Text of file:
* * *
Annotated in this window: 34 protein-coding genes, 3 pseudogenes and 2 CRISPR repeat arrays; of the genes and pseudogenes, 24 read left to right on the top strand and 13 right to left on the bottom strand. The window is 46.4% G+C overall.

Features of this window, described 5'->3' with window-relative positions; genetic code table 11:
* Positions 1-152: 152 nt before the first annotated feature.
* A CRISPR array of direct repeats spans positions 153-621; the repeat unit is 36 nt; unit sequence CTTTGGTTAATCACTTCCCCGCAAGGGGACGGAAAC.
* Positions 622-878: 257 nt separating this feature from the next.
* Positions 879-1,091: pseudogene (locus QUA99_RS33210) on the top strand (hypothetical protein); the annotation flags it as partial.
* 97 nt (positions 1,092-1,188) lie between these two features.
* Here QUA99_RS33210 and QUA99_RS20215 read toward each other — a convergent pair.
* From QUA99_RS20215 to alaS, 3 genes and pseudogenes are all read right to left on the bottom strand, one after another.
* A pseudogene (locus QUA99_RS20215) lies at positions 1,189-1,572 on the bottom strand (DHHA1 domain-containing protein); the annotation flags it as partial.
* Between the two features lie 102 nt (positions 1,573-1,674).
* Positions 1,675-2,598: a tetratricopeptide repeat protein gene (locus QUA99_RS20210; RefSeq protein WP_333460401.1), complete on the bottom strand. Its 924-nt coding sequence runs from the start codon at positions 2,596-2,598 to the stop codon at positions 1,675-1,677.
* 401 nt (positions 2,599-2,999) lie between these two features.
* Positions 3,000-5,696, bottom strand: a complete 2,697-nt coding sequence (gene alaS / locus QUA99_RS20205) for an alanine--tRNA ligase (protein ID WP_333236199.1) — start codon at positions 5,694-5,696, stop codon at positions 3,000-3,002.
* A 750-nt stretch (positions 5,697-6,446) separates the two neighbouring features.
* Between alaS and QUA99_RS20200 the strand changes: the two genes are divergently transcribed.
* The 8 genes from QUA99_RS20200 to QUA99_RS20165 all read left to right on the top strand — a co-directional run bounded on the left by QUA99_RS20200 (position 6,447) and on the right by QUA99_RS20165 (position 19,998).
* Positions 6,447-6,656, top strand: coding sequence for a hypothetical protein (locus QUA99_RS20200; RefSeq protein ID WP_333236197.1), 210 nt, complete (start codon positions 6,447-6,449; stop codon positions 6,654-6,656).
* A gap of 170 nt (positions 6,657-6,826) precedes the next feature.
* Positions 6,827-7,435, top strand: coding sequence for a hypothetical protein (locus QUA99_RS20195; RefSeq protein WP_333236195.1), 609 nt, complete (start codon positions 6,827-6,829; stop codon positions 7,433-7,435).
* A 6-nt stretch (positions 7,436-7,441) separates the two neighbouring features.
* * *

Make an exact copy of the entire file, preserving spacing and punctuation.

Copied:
Annotated in this window: 34 protein-coding genes, 3 pseudogenes and 2 CRISPR repeat arrays; of the genes and pseudogenes, 24 read left to right on the top strand and 13 right to left on the bottom strand. The window is 46.4% G+C overall.

Features of this window, described 5'->3' with window-relative positions; genetic code table 11:
* Positions 1-152: 152 nt before the first annotated feature.
* A CRISPR array of direct repeats spans positions 153-621; the repeat unit is 36 nt; unit sequence CTTTGGTTAATCACTTCCCCGCAAGGGGACGGAAAC.
* Positions 622-878: 257 nt separating this feature from the next.
* Positions 879-1,091: pseudogene (locus QUA99_RS33210) on the top strand (hypothetical protein); the annotation flags it as partial.
* 97 nt (positions 1,092-1,188) lie between these two features.
* Here QUA99_RS33210 and QUA99_RS20215 read toward each other — a convergent pair.
* From QUA99_RS20215 to alaS, 3 genes and pseudogenes are all read right to left on the bottom strand, one after another.
* A pseudogene (locus QUA99_RS20215) lies at positions 1,189-1,572 on the bottom strand (DHHA1 domain-containing protein); the annotation flags it as partial.
* Between the two features lie 102 nt (positions 1,573-1,674).
* Positions 1,675-2,598: a tetratricopeptide repeat protein gene (locus QUA99_RS20210; RefSeq protein WP_333460401.1), complete on the bottom strand. Its 924-nt coding sequence runs from the start codon at positions 2,596-2,598 to the stop codon at positions 1,675-1,677.
* 401 nt (positions 2,599-2,999) lie between these two features.
* Positions 3,000-5,696, bottom strand: a complete 2,697-nt coding sequence (gene alaS / locus QUA99_RS20205) for an alanine--tRNA ligase (protein ID WP_333236199.1) — start codon at positions 5,694-5,696, stop codon at positions 3,000-3,002.
* A 750-nt stretch (positions 5,697-6,446) separates the two neighbouring features.
* Between alaS and QUA99_RS20200 the strand changes: the two genes are divergently transcribed.
* The 8 genes from QUA99_RS20200 to QUA99_RS20165 all read left to right on the top strand — a co-directional run bounded on the left by QUA99_RS20200 (position 6,447) and on the right by QUA99_RS20165 (position 19,998).
* Positions 6,447-6,656, top strand: coding sequence for a hypothetical protein (locus QUA99_RS20200; RefSeq protein ID WP_333236197.1), 210 nt, complete (start codon positions 6,447-6,449; stop codon positions 6,654-6,656).
* A gap of 170 nt (positions 6,657-6,826) precedes the next feature.
* Positions 6,827-7,435, top strand: coding sequence for a hypothetical protein (locus QUA99_RS20195; RefSeq protein WP_333236195.1), 609 nt, complete (start codon positions 6,827-6,829; stop codon positions 7,433-7,435).
* A 6-nt stretch (positions 7,436-7,441) separates the two neighbouring features.